UNITED NATIONS (AP) — The U.N. special envoy for Myanmar has warned that February's military takeover has led to armed conflict and if power isn’t returned to the people in a democratic way the country “will go in the direction of a failed state.”
Christine Schraner Burgener told a U.N. news conference Thursday that conflict between the military, which took power on Feb. 1, and civilians and ethnic minorities is intensifying in many parts of the country.
“The repression of the military has led to more than 1,180 deaths,” she said. “The army uses a range of tactics against civilian populations, including burning villages, looting properties, mass arrests, torture and execution of prisoners, gender-based violence and random artillery fire into residential areas.”
Schraner Burgener said the military is conducting clearing operations in Chin and several other states and there is continued fighting in Kachin and Shan states, “so all over the country we have a huge scale of violence.”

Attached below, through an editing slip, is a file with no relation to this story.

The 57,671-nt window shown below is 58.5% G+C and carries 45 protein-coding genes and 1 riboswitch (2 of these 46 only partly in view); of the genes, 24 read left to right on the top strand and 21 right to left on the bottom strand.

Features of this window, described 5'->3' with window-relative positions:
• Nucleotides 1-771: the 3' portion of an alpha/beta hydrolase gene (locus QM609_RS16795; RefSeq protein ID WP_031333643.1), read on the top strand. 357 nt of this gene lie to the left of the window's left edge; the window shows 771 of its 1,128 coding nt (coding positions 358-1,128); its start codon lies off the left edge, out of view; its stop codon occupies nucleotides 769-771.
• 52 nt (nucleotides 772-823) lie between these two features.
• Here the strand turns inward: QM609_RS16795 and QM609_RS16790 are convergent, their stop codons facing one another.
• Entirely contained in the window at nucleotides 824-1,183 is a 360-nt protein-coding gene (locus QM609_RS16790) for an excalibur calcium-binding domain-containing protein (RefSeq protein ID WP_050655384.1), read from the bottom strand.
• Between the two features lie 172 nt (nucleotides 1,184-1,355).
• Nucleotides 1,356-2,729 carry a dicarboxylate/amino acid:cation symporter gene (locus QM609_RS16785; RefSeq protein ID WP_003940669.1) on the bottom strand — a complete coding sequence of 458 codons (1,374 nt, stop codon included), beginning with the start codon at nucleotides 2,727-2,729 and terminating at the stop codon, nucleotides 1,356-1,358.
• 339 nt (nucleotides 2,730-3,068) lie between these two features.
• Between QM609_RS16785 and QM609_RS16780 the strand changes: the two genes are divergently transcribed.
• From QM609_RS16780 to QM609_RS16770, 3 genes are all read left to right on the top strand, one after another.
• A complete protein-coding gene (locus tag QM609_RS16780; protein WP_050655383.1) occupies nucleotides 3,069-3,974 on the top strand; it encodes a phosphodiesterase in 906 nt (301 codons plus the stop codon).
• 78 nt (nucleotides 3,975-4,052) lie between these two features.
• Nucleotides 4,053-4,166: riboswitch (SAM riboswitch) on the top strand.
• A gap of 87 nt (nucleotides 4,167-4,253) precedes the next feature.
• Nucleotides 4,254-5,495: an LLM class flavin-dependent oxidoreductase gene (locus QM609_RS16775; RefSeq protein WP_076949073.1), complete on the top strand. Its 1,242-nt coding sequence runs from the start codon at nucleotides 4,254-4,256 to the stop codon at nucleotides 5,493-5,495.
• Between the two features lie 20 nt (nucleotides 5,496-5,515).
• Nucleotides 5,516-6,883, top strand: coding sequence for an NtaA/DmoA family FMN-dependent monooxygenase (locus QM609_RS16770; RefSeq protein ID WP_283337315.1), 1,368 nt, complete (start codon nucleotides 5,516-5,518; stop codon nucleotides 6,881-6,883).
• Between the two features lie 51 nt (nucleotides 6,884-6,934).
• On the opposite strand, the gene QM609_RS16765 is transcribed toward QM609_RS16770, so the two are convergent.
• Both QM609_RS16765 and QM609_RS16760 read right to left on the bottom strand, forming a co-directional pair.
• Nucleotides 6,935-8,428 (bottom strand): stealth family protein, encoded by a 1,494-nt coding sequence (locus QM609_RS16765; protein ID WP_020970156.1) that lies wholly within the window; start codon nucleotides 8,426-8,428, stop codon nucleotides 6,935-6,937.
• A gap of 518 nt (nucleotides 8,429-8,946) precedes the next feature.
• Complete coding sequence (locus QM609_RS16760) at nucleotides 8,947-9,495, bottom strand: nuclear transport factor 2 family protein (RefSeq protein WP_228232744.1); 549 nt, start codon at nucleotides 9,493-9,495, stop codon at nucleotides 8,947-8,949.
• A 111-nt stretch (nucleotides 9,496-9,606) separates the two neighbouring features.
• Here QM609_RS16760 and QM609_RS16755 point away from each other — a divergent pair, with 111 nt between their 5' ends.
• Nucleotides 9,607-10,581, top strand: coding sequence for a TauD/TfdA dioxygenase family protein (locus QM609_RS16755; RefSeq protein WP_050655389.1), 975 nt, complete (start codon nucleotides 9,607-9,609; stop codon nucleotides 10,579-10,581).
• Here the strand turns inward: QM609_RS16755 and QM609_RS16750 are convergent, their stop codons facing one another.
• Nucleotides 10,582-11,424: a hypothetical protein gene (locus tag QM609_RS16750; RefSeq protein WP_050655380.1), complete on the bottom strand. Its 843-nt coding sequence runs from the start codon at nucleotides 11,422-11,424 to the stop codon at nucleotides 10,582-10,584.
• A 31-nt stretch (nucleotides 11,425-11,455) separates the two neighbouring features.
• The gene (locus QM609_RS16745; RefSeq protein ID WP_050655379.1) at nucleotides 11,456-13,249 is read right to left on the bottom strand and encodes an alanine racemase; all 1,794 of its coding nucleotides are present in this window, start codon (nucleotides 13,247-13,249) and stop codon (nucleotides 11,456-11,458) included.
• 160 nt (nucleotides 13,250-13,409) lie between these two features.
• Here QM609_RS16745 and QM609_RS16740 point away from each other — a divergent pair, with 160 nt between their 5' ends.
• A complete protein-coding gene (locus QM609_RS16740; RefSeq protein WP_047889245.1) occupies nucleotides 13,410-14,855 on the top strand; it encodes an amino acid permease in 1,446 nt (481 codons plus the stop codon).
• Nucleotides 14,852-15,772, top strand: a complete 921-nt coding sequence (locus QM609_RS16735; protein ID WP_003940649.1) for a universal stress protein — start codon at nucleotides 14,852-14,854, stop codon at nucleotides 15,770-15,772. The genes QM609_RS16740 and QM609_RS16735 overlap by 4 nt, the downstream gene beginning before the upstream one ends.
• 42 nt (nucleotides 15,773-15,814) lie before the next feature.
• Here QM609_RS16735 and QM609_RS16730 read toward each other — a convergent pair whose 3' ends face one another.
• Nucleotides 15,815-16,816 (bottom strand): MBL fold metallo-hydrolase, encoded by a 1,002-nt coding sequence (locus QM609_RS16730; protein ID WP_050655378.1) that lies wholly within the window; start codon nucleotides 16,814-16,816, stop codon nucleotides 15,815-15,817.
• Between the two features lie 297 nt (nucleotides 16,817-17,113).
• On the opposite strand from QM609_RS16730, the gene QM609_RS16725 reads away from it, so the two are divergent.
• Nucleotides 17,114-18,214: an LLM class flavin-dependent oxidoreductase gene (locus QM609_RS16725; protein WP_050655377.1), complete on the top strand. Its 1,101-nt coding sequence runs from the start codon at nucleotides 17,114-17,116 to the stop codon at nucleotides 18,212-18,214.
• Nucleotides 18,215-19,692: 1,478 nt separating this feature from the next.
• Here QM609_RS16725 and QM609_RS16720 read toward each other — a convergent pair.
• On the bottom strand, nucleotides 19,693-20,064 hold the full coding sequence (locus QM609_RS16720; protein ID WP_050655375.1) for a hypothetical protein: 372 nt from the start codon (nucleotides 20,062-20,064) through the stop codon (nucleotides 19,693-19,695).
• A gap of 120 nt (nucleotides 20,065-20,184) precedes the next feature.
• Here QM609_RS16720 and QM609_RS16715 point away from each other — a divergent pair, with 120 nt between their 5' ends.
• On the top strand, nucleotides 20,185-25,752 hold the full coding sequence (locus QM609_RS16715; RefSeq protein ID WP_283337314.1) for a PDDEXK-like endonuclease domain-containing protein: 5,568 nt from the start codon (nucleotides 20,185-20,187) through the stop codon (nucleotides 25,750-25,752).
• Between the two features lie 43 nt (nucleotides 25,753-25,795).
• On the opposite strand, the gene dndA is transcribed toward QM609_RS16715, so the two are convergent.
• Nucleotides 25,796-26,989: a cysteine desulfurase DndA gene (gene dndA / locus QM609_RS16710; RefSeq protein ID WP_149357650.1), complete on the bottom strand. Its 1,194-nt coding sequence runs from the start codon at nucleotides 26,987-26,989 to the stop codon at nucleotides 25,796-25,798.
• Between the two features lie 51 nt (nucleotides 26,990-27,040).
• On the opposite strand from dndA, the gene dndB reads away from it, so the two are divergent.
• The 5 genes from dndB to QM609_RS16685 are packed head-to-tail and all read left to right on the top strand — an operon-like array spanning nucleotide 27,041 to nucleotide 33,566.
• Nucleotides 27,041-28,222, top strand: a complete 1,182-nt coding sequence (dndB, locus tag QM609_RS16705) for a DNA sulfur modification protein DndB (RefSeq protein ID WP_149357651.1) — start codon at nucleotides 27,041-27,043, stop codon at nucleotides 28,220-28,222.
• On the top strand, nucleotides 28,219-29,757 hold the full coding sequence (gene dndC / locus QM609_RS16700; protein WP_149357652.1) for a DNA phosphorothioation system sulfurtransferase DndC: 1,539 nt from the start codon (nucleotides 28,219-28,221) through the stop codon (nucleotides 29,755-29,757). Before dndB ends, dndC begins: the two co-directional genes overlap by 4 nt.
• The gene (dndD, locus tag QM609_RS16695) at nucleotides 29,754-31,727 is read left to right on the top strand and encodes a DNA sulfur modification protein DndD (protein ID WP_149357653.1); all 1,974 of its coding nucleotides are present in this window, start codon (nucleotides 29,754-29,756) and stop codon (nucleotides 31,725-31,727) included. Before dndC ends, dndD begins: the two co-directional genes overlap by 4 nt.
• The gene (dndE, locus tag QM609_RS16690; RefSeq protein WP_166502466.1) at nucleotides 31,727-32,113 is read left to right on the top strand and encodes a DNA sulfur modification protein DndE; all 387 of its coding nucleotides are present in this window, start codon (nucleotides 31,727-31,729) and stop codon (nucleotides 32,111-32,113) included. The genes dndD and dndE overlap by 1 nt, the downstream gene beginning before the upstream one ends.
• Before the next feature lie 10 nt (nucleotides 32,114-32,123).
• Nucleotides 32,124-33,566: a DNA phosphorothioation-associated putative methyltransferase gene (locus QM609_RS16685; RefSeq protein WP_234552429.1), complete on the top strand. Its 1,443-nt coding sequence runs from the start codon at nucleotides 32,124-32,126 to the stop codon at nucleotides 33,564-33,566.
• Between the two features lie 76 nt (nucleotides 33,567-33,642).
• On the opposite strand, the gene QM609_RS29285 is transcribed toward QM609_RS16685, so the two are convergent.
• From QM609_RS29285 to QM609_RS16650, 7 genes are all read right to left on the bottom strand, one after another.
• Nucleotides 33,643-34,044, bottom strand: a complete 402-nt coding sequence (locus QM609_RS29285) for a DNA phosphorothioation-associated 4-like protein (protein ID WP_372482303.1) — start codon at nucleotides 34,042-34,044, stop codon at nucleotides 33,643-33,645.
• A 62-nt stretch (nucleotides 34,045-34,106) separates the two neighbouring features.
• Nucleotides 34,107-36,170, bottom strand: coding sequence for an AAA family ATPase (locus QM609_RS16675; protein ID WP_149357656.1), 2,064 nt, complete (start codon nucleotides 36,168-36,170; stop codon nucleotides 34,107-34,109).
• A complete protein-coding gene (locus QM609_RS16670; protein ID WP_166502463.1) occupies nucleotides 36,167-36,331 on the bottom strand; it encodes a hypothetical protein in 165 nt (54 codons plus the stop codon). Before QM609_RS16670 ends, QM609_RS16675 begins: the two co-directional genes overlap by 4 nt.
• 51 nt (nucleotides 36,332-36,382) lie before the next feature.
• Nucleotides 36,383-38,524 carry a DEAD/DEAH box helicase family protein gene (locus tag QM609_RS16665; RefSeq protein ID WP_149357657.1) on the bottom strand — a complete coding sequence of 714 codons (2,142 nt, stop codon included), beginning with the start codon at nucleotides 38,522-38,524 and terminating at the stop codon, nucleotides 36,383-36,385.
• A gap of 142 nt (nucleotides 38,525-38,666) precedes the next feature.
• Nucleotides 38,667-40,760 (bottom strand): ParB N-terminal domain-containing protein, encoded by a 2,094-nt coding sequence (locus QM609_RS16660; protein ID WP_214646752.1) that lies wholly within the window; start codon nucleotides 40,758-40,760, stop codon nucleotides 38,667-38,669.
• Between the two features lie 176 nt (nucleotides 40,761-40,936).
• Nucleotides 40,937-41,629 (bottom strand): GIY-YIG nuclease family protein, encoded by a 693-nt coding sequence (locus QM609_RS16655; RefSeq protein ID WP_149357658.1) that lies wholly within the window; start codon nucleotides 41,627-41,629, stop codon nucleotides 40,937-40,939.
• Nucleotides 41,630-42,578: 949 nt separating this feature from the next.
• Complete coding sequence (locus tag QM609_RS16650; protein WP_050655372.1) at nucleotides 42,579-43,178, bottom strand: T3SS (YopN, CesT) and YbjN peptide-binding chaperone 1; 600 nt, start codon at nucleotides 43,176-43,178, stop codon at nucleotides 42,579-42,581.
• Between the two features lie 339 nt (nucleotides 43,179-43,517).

She said the situation is reminiscent of the pattern of operations that the military, known as the Tatmadaw, used against Rohingya Muslims in northern Rakhine state in 1997. The Rohingya were first targeted by Myanmar’s security forces in 1997-98 and over 700,000 fled to neighboring Bangladesh after a military crackdown in 2017.
Schraner Burgener said the movement against the military is now “increasingly militarized,” with the so-called National Unity Government formed by supporters of the ousted democratic government led by Aung San Suu Kyi seeking to mobilize a greater number of Peoples Defense Forces and calling for “a people’s defense war.”
“Clearly, in the absence of international action, violen